Couture met trash once again in Long Way Home’s annual Rubbish to Runway ReFashion Show on October 17 in Newburyport, MA. Thirty-one different outfits made of post-consumer waste designed by 28 artists walked the runway to the applause of a sell-out crowd in what has become a trademark fundraiser for LWH.
Materials as varied as inflated plastic bags, curled surfing magazine pages, feather headdresses, old banners, and crocheted soda can tabs commanded the stage. Models as young as 10 walked to individually selected rock and pop tunes while emcee Frank Santorelli, comedian and past cast member of The Sopranos TV series, introduced both the artist, the ideas behind each design, and the model.
The dresses were displayed for a week following the R2R event at the Paula Estey Art Gallery (PEG), also located in Newburyport. Eight dresses with price tags were placed on dress forms among the art. The display captured the attention of walk-by visitors as well as brought in many who missed the Saturday night show.
“The dresses melded beautifully with the sculpture already in place and attracted a lot of window interest. One dress sold,” Estey said.
“Of course, once the event is over we begin planning for next year’s R2R. We have plans to change venues and open it up to 350 people next year. We also want to involve the manufacturers of the materials we use in more sponsorship opportunities. This year, the Benjamin Obdyke Company gave us a nice donation because a remnant of their interior rain-screen was used in an outfit. Getting the manufacturers involved raises the bar for their recycling practices and makes a sustainability statement,” said Elizabeth Rose, founder and director.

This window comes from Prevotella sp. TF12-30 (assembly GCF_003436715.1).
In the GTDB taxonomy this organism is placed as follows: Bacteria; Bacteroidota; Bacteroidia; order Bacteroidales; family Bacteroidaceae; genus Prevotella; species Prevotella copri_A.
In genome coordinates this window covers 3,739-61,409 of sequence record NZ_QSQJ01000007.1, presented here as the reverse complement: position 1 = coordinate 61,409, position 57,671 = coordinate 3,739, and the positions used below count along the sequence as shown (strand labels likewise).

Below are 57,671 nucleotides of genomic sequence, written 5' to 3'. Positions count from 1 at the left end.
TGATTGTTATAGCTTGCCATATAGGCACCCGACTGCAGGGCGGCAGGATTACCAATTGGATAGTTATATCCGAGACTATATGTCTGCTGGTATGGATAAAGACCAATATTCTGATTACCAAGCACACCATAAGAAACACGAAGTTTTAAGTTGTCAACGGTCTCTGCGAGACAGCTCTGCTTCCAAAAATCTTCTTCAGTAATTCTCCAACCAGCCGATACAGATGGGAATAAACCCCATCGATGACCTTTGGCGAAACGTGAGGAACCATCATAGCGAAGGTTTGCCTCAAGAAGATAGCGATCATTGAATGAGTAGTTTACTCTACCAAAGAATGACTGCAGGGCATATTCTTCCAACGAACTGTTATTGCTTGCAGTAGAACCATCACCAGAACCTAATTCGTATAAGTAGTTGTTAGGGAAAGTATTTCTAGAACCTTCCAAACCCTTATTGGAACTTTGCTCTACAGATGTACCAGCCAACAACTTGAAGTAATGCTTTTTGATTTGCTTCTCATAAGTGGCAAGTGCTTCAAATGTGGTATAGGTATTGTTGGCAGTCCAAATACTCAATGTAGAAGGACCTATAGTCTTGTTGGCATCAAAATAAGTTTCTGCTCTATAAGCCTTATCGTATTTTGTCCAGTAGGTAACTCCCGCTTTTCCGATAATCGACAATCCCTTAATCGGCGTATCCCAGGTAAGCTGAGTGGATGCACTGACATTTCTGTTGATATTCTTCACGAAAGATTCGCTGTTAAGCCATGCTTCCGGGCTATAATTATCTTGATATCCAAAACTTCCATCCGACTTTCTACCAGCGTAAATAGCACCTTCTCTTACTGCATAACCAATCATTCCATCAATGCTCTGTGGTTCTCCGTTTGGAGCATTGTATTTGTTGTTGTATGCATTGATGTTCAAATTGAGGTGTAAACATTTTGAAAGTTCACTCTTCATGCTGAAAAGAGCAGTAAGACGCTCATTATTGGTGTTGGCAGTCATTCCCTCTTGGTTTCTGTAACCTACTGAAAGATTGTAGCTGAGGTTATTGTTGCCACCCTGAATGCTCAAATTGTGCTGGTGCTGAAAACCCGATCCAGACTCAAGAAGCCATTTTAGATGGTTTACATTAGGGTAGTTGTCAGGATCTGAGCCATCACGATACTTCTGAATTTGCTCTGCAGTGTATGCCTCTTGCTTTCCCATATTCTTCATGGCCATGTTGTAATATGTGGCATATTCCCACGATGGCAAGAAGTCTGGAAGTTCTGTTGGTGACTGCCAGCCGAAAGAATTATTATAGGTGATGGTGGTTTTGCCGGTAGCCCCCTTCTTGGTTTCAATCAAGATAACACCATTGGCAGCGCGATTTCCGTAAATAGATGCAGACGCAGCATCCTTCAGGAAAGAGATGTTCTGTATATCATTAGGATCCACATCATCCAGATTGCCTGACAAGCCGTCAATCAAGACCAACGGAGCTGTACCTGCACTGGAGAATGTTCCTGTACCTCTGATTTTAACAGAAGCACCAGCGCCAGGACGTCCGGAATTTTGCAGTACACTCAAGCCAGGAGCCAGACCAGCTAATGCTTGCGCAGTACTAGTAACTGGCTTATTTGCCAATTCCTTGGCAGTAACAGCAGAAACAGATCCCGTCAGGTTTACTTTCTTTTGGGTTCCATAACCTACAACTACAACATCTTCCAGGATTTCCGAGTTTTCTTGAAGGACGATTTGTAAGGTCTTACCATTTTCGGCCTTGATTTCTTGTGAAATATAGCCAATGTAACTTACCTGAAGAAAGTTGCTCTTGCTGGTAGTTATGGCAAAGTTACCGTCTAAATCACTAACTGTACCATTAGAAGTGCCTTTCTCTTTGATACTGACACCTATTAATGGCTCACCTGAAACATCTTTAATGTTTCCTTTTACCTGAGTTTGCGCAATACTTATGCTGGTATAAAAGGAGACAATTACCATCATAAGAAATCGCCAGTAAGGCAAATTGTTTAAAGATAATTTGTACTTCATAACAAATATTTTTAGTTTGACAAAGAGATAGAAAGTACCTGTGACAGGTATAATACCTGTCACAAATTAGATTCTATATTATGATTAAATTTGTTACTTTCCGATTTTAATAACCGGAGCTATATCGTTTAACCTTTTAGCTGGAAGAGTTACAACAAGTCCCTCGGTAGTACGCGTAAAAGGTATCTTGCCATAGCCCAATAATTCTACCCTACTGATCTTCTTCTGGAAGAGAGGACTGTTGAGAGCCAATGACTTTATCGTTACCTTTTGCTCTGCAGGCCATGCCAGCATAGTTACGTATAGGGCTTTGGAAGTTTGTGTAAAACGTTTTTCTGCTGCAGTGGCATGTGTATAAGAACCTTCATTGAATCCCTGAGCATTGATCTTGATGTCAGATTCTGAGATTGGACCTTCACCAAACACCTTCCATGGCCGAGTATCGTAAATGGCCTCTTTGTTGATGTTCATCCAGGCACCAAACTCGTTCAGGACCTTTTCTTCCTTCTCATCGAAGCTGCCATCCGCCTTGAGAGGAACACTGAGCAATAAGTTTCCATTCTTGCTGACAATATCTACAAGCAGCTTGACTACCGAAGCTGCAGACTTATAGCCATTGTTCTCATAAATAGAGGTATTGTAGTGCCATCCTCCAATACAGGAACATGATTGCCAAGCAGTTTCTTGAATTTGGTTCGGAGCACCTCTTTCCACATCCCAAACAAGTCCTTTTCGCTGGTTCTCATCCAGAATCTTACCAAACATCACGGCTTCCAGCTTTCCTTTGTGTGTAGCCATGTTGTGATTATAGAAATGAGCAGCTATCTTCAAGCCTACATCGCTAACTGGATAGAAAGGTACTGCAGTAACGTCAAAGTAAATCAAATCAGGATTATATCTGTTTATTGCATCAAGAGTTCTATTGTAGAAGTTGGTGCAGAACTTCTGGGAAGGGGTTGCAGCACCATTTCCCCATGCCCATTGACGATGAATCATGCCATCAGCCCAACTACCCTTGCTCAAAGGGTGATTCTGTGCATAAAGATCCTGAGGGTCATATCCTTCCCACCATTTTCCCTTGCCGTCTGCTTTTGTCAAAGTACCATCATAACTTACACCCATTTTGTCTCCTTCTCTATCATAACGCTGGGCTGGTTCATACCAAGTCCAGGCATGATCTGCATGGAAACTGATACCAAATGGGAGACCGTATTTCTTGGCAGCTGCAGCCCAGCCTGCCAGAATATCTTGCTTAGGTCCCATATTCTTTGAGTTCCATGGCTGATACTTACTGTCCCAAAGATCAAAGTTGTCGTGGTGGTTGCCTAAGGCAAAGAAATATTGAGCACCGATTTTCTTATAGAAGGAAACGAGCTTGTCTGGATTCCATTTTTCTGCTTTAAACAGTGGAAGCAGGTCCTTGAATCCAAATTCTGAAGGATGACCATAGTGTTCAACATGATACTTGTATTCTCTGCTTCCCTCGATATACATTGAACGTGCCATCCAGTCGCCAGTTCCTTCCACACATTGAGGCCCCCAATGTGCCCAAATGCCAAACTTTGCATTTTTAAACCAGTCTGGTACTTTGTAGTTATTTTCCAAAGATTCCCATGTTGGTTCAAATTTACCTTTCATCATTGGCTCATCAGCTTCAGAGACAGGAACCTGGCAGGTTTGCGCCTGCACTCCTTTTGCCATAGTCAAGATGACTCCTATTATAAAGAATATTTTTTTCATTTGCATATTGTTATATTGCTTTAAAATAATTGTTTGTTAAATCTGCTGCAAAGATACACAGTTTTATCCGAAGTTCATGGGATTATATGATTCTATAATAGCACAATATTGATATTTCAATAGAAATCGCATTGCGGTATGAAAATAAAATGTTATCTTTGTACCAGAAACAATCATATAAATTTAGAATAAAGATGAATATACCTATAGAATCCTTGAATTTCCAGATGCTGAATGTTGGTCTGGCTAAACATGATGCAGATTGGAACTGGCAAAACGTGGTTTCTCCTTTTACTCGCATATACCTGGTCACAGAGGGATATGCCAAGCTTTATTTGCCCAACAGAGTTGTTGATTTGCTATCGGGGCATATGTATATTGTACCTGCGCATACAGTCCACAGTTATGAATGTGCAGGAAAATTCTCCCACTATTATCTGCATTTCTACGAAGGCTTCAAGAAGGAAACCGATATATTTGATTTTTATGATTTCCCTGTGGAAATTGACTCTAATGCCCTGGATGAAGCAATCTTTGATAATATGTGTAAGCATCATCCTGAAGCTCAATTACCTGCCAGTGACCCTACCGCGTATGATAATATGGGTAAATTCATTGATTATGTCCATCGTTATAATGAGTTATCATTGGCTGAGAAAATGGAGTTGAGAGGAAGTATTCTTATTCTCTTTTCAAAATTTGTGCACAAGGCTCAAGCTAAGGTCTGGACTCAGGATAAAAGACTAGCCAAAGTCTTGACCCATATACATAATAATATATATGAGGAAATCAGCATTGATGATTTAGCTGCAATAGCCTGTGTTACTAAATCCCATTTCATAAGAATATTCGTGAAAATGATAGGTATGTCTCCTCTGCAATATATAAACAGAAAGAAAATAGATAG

The R2R event raised $10,000 to begin a pilot breakfast program and support construction of a new cafeteria for the school campus. The target for the funds was selected after seven volunteers conducted physicals on the student body in May and discovered that many children were coming to school poorly fed.
LWH staffer Gabriela Queme further studied the nutrition of students over the summer. She found that 32% of students do not receive breakfast before school and an additional 4% only receive it sometimes. Even those that do get breakfast often get only a piece of bread and a cup of coffee. Parents frequently provide a sugary drink to quench children’s thirst because of the scarcity of good quality water. Here at Long Way Home we are taking a holistic approach to education, and this includes helping our students be physically and mentally prepared to learn. The new cafeteria and breakfast program will support these efforts in a huge way! Thank you to all the attendees, volunteers, donors and artists who made this year's Rubbish to Runway reFashion Show a tremendous success.
~Elizabeth Rose, LWH Board Member